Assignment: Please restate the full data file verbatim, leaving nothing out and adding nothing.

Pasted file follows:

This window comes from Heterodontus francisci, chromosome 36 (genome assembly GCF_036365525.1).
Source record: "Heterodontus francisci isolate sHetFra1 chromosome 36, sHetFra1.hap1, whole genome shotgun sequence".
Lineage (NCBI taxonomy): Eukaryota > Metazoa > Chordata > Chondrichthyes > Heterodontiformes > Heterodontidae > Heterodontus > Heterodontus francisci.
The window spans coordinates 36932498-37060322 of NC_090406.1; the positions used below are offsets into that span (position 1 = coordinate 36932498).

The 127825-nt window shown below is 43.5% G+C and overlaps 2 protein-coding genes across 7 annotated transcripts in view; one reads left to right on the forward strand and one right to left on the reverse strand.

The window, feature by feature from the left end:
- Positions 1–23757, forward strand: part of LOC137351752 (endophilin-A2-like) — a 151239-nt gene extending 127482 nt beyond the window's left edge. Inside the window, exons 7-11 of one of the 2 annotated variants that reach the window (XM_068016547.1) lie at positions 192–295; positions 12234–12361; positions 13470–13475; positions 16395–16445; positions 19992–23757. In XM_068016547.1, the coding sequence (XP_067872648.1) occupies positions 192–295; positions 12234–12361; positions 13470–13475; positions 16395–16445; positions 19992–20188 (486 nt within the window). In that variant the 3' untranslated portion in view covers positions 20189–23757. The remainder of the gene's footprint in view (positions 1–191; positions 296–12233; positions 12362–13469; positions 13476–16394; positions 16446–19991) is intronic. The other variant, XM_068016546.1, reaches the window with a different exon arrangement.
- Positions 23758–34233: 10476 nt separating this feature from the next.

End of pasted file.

This window comes from Heterodontus francisci, chromosome 36 (genome assembly GCF_036365525.1).
Source record: "Heterodontus francisci isolate sHetFra1 chromosome 36, sHetFra1.hap1, whole genome shotgun sequence".
Lineage (NCBI taxonomy): Eukaryota > Metazoa > Chordata > Chondrichthyes > Heterodontiformes > Heterodontidae > Heterodontus > Heterodontus francisci.
The window spans coordinates 36932498-37060322 of NC_090406.1; the positions used below are offsets into that span (position 1 = coordinate 36932498).

The 127825-nt window shown below is 43.5% G+C and overlaps 2 protein-coding genes across 7 annotated transcripts in view; one reads left to right on the forward strand and one right to left on the reverse strand.

The window, feature by feature from the left end:
- Positions 1–23757, forward strand: part of LOC137351752 (endophilin-A2-like) — a 151239-nt gene extending 127482 nt beyond the window's left edge. Inside the window, exons 7-11 of one of the 2 annotated variants that reach the window (XM_068016547.1) lie at positions 192–295; positions 12234–12361; positions 13470–13475; positions 16395–16445; positions 19992–23757. In XM_068016547.1, the coding sequence (XP_067872648.1) occupies positions 192–295; positions 12234–12361; positions 13470–13475; positions 16395–16445; positions 19992–20188 (486 nt within the window). In that variant the 3' untranslated portion in view covers positions 20189–23757. The remainder of the gene's footprint in view (positions 1–191; positions 296–12233; positions 12362–13469; positions 13476–16394; positions 16446–19991) is intronic. The other variant, XM_068016546.1, reaches the window with a different exon arrangement.
- Positions 23758–34233: 10476 nt separating this feature from the next.